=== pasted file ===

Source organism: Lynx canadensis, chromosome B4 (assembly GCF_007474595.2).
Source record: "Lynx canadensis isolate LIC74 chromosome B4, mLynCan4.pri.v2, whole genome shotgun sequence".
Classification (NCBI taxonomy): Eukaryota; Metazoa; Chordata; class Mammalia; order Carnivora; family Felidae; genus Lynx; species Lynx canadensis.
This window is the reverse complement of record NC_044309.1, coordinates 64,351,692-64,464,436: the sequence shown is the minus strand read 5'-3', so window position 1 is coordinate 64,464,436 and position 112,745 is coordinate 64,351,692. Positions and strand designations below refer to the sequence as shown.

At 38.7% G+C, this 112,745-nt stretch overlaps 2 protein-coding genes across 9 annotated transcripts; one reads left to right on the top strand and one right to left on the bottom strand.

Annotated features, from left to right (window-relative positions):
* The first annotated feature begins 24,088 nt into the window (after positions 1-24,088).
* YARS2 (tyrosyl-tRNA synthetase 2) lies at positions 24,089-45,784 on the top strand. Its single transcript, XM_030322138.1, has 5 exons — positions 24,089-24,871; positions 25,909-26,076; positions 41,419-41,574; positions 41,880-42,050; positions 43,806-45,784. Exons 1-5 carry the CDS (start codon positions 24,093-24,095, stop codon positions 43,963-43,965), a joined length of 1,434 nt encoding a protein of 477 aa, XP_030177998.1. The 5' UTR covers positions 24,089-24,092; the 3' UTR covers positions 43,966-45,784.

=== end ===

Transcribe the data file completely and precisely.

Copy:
Source organism: Lynx canadensis, chromosome B4 (assembly GCF_007474595.2).
Source record: "Lynx canadensis isolate LIC74 chromosome B4, mLynCan4.pri.v2, whole genome shotgun sequence".
Classification (NCBI taxonomy): Eukaryota; Metazoa; Chordata; class Mammalia; order Carnivora; family Felidae; genus Lynx; species Lynx canadensis.
This window is the reverse complement of record NC_044309.1, coordinates 64,351,692-64,464,436: the sequence shown is the minus strand read 5'-3', so window position 1 is coordinate 64,464,436 and position 112,745 is coordinate 64,351,692. Positions and strand designations below refer to the sequence as shown.

At 38.7% G+C, this 112,745-nt stretch overlaps 2 protein-coding genes across 9 annotated transcripts; one reads left to right on the top strand and one right to left on the bottom strand.

Annotated features, from left to right (window-relative positions):
* The first annotated feature begins 24,088 nt into the window (after positions 1-24,088).
* YARS2 (tyrosyl-tRNA synthetase 2) lies at positions 24,089-45,784 on the top strand. Its single transcript, XM_030322138.1, has 5 exons — positions 24,089-24,871; positions 25,909-26,076; positions 41,419-41,574; positions 41,880-42,050; positions 43,806-45,784. Exons 1-5 carry the CDS (start codon positions 24,093-24,095, stop codon positions 43,963-43,965), a joined length of 1,434 nt encoding a protein of 477 aa, XP_030177998.1. The 5' UTR covers positions 24,089-24,092; the 3' UTR covers positions 43,966-45,784.